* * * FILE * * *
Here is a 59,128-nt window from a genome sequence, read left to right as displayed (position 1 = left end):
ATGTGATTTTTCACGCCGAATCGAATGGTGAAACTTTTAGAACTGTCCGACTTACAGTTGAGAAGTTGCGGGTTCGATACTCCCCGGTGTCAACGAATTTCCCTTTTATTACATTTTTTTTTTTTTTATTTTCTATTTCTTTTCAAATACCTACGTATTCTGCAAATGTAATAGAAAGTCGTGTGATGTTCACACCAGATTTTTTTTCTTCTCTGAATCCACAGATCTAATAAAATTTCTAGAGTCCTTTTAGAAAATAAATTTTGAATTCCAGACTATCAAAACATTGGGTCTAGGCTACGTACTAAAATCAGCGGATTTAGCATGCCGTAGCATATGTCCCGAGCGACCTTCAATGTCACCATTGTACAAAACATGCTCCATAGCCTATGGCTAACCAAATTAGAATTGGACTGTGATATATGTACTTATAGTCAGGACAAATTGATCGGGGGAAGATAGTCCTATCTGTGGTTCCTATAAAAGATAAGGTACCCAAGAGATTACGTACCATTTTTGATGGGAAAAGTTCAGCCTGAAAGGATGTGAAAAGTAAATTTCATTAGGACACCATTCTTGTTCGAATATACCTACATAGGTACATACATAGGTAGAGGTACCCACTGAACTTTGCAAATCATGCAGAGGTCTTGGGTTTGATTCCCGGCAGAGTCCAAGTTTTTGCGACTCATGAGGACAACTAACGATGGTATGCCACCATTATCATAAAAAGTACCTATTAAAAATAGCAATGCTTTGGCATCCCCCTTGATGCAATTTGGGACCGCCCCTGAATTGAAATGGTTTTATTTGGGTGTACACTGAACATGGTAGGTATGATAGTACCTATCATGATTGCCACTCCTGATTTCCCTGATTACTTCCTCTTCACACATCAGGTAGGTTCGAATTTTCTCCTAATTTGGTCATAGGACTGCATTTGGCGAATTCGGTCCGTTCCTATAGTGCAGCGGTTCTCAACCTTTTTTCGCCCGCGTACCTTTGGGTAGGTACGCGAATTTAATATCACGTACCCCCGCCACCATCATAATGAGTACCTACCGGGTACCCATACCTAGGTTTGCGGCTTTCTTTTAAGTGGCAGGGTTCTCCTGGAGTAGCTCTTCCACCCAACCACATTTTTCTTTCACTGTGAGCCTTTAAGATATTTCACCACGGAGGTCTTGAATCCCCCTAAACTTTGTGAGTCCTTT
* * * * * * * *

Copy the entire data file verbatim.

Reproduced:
Here is a 59,128-nt window from a genome sequence, read left to right as displayed (position 1 = left end):
ATGTGATTTTTCACGCCGAATCGAATGGTGAAACTTTTAGAACTGTCCGACTTACAGTTGAGAAGTTGCGGGTTCGATACTCCCCGGTGTCAACGAATTTCCCTTTTATTACATTTTTTTTTTTTTTATTTTCTATTTCTTTTCAAATACCTACGTATTCTGCAAATGTAATAGAAAGTCGTGTGATGTTCACACCAGATTTTTTTTCTTCTCTGAATCCACAGATCTAATAAAATTTCTAGAGTCCTTTTAGAAAATAAATTTTGAATTCCAGACTATCAAAACATTGGGTCTAGGCTACGTACTAAAATCAGCGGATTTAGCATGCCGTAGCATATGTCCCGAGCGACCTTCAATGTCACCATTGTACAAAACATGCTCCATAGCCTATGGCTAACCAAATTAGAATTGGACTGTGATATATGTACTTATAGTCAGGACAAATTGATCGGGGGAAGATAGTCCTATCTGTGGTTCCTATAAAAGATAAGGTACCCAAGAGATTACGTACCATTTTTGATGGGAAAAGTTCAGCCTGAAAGGATGTGAAAAGTAAATTTCATTAGGACACCATTCTTGTTCGAATATACCTACATAGGTACATACATAGGTAGAGGTACCCACTGAACTTTGCAAATCATGCAGAGGTCTTGGGTTTGATTCCCGGCAGAGTCCAAGTTTTTGCGACTCATGAGGACAACTAACGATGGTATGCCACCATTATCATAAAAAGTACCTATTAAAAATAGCAATGCTTTGGCATCCCCCTTGATGCAATTTGGGACCGCCCCTGAATTGAAATGGTTTTATTTGGGTGTACACTGAACATGGTAGGTATGATAGTACCTATCATGATTGCCACTCCTGATTTCCCTGATTACTTCCTCTTCACACATCAGGTAGGTTCGAATTTTCTCCTAATTTGGTCATAGGACTGCATTTGGCGAATTCGGTCCGTTCCTATAGTGCAGCGGTTCTCAACCTTTTTTCGCCCGCGTACCTTTGGGTAGGTACGCGAATTTAATATCACGTACCCCCGCCACCATCATAATGAGTACCTACCGGGTACCCATACCTAGGTTTGCGGCTTTCTTTTAAGTGGCAGGGTTCTCCTGGAGTAGCTCTTCCACCCAACCACATTTTTCTTTCACTGTGAGCCTTTAAGATATTTCACCACGGAGGTCTTGAATCCCCCTAAACTTTGTGAGTCCTTT